AUTHOR ARCHIVES

Katherine McIntire Peters

Deputy Editor Katherine is deputy editor of Government Executive Media Group, a division of Atlantic Media, where she oversees editorial coverage for GovExec.com and Government Executive magazine. She previously was executive editor of Nextgov.
Results 1-10 of 1023

If You Think the Navy Spends Most of Its Procurement Budget on Ships, Think Again.

April 27, 2016 You might assume the Navy spends most of its weapons budget on its fleet of aircraft carriers, submarines, destroyers and other ships. But you would be wrong. The sea service spends most of its budget on aircraft—by a substantial margin. An analysis by Govini, a data analytics company, shows that...

7 Leadership Principles from Women in National Security

March 11, 2016 Twenty-three years ago this month, I was a young reporter covering the U.S. military intervention in Somalia. Operation Restore Hope never lived up to its name, but as a reporting gig, it was exhilarating. My job wasn’t exactly remarkable—by 1993, female journalists had been covering combat operations for at least...

Poor Leadership Derailed Obamacare Rollout, Not Technology

February 23, 2016 Management really does matter. That’s the takeaway message of a case study of how the Centers for Medicare and Medicaid Services fumbled the implementation of HealthCare.gov, the website through which people may purchase health insurance under the Affordable Care Act, President Obama’s signature domestic policy initiative. “Most critical was the...

2017 Budget Winners and Losers

February 9, 2016 President Obama’s final budget request is an exercise in optimism or fantasy, depending on your political viewpoint. The Republican chairmen of the House and Senate Budget Committees aren’t even pretending to take it seriously. They said they wouldn’t invite White House Budget Director Shaun Donovan to testify on the proposal,...

Government Spending on Health Care Equals What Other Nations Pay for Universal Care

January 21, 2016 Contrary to official estimates, the government funds most health care in the United States, according to a new study published Thursday in the American Journal of Public Health. In fact, through their taxes Americans pay the equivalent of what those in other nations pay for universal health care—they just don’t...

Oil Industry to Feds: Enough Already With the Regulations

January 5, 2016 These should be happy days for the U.S. oil and gas industry. The United States leads the world in oil and gas production, providing a level of global energy stability unthinkable just a few years ago. Even as Saudi Arabia’s execution of a dissident cleric sent tensions soaring in the...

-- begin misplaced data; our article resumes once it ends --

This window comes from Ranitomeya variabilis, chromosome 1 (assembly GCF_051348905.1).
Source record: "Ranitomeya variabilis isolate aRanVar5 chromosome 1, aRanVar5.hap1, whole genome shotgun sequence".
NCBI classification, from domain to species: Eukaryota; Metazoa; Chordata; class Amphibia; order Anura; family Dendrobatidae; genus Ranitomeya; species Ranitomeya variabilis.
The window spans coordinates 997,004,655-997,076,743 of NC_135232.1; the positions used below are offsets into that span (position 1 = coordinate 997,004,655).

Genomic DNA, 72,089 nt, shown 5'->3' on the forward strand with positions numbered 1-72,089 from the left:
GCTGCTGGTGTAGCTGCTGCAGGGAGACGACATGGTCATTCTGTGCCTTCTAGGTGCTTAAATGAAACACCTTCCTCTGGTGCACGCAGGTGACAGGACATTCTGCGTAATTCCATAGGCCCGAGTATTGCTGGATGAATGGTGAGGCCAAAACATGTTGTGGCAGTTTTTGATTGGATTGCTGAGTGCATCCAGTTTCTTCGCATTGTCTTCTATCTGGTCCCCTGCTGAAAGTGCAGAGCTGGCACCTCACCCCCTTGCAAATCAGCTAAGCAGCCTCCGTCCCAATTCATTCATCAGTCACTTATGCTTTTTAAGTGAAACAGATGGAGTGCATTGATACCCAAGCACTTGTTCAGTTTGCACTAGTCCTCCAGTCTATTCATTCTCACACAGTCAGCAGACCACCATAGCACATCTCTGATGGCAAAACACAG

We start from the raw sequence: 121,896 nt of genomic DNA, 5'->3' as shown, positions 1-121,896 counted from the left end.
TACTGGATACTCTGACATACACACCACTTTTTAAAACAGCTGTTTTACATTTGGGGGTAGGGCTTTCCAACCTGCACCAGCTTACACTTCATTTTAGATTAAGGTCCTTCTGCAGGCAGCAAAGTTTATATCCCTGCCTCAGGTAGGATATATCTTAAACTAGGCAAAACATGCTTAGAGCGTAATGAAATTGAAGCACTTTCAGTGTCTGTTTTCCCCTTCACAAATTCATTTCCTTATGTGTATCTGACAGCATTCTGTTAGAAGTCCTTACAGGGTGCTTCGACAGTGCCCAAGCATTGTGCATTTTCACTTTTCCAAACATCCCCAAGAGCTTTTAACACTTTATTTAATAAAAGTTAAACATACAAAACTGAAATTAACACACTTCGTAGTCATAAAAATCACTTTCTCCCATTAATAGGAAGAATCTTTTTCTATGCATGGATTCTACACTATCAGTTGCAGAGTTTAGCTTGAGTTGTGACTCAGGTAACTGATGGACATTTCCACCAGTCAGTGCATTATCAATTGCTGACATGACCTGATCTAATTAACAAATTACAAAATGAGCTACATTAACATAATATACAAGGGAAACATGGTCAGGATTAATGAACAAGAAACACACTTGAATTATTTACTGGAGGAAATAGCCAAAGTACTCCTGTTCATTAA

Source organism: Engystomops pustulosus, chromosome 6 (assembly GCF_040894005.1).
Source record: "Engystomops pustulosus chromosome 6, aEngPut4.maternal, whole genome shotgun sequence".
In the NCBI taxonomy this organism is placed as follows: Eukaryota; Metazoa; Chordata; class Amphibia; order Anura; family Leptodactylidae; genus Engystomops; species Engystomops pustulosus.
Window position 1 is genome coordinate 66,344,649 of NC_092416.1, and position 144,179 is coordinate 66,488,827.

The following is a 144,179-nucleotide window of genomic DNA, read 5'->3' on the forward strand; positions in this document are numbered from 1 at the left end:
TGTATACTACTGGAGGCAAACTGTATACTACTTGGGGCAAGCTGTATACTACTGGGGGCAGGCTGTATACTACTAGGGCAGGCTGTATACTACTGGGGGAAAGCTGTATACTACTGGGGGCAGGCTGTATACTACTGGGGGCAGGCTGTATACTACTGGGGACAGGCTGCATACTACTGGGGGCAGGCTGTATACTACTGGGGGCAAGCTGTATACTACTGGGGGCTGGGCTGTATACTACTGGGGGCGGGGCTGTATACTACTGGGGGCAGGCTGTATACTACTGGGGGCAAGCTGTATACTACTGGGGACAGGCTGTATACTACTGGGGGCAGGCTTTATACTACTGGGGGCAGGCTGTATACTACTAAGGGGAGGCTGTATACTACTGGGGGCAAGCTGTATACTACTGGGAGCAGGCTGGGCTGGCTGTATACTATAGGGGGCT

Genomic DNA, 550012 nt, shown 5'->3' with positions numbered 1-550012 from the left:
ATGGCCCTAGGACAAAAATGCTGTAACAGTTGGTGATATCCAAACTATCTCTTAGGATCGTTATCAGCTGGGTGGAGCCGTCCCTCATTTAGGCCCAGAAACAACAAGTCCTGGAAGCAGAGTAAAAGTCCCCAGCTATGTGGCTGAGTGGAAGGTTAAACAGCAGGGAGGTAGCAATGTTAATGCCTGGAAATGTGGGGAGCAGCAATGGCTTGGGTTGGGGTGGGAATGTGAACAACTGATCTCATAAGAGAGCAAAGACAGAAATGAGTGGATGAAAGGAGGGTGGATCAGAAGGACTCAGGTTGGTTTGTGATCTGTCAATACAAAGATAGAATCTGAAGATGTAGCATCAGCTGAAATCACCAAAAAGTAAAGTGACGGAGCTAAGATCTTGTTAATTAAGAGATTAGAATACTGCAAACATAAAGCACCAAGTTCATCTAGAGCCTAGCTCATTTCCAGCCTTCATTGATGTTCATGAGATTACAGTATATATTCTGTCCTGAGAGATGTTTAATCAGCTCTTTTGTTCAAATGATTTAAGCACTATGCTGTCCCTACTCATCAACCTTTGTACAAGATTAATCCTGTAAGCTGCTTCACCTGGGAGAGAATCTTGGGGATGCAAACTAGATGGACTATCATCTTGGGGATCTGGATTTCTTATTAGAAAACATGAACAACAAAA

What Every Presidential Candidate Needs to Know About Government

November 24, 2015 Whatever the 2016 presidential candidates may think of the federal government they seek to lead, the General Services Administration has some news they all should welcome: the 2016 Presidential Transition Directory is now available. “The Presidential Transition Directory website is designed to help candidates in the 2016 Presidential election get...

Here’s Everything Feds Need to Know About Tuesday’s GOP Debate

November 10, 2015 The eight Republican presidential candidates leading in the polls took the stage during prime time on Tuesday evening for their fourth debate focused on the U.S. economy, hosted by the Fox Business Network and the Wall Street Journal. The candidates touched on a range of topics affecting federal employees, including...

Despite Drugs, Sex with a Minor and More, EPA Employees Still Got Paid

November 10, 2015 Insubordination, disruptive behavior, falsifying documents, threatening colleagues—those were the least egregious reasons employees at the Environmental Protection Agency were placed on extended administrative leave as documented in a recent audit by the agency inspector general. Administrative leave is an excused absence without loss of pay or benefits, including personal leave...

New Mapping Tool Could Help Hurricane Joaquin Victims

October 1, 2015 This story appeared in the September/October issue of Government Executive magazine. For most people, a prolonged power outage is an inconvenience, not a tragedy. Food spoils, bathing is deferred, work is disrupted and rambunctious children discover the limits of pioneer-era entertainment. Indoor temperatures soar or plummet, depending on the season,...